Jeff Sparrow was prompted to write Fascists Among Us: Online Hate and the Christchurch Massacre after the Christchurch massacre that, he said, represents a new phase of fascist organising. More than 40 people crowded into the Newcastle Resistance Centre on January 23 to hear about his new book.
In a wide-ranging talk, Sparrow traced the history of modern fascism, from Oswald Mosley — lauded by today’s fascists because he was an English-speaking fascist who was able to take the ideas of classical fascism into the post-war period — through the anti-immigrant movements of the 1960s to the internet-based fascist movement of today.
Sparrow said the Christchurch massacre perpetrator represented something new: he openly declared himself to be a fascist in the 74-page manifesto he posted online just before carrying out the massacre and he live-streamed the attack on the first mosque. It was his use of social media that represented a new way of reaching people.
Sparrow said today’s fascists, like those of the 1920s and 1930s, are typically middle-class young men “who were terrified that in the context of an economic crisis they would lose their relatively privileged status and would be driven down into the ranks of the working class”. This explains one of the defining characteristics of fascism: its absolute hostility to any notion of social equality.
Sparrow also discussed fascism’s belief in “redemptive violence: violence that was not simply the means to an end, a way of defeating your political opponents, but as a way of transforming its cadre into different sorts of people and society into a new order”.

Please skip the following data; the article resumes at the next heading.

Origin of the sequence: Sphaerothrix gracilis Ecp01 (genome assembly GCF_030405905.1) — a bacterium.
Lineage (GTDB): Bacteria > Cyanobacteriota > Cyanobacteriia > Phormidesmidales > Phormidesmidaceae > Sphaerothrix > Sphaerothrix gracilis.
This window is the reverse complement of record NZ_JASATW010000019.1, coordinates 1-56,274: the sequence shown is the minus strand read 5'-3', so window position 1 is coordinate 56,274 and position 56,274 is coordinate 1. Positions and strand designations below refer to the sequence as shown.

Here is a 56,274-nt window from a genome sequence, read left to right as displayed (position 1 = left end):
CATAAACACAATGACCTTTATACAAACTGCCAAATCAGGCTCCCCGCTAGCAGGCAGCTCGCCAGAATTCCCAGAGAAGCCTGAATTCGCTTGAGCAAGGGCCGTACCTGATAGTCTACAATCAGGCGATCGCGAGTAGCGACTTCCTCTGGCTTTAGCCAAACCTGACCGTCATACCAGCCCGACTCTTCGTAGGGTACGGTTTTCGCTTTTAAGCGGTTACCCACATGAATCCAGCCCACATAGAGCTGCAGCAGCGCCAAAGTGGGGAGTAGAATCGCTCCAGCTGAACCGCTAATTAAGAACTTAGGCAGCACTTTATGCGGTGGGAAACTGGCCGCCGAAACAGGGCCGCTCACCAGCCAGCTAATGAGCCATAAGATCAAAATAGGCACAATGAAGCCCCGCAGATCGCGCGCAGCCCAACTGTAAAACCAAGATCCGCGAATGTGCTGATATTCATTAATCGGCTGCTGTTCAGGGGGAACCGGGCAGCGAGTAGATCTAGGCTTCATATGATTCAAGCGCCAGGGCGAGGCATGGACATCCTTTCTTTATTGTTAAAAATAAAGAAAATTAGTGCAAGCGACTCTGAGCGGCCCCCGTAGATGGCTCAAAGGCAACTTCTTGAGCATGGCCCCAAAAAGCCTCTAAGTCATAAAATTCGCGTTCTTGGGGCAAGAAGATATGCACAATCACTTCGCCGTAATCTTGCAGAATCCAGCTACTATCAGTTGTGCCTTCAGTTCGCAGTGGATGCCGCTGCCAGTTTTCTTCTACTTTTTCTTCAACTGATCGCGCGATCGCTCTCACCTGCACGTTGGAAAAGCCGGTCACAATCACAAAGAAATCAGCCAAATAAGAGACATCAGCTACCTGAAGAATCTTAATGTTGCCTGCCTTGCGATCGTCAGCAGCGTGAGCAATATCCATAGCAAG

While there were always some fascists, in the second half of the 20th century they were in decline. For Sparrow, 21st century fascism really began with the 9/11 attacks and the rise of Islamophobia, which used all the classical tropes of anti-Semitism but applied them to Muslims, Blacks and Hispanics.
They had tried and failed to create a street movement so they took to the internet, developing websites and opening chat rooms, giving themselves far greater ability not only to organise but to mobilise potential recruits.
Particularly in the US after Donald Trump’s election, these recruits took on the culture of gun massacres, adding explicitly fascist elements to their manifestos and choosing their victims, not at random, but among particular races or religious groups. They always use violence to distinguish themselves from racist right-wing populists.
Sparrow warned that we must be on the alert to oppose fascists whenever and wherever they appear. He cautioned that even the climate movement is not immune, pointing to some “climate fascists” who argue Australia must keep out climate refugees.
But, he concluded, if fascists are born of the politics of nihilism and fear, the answer is to offer the politics of hope.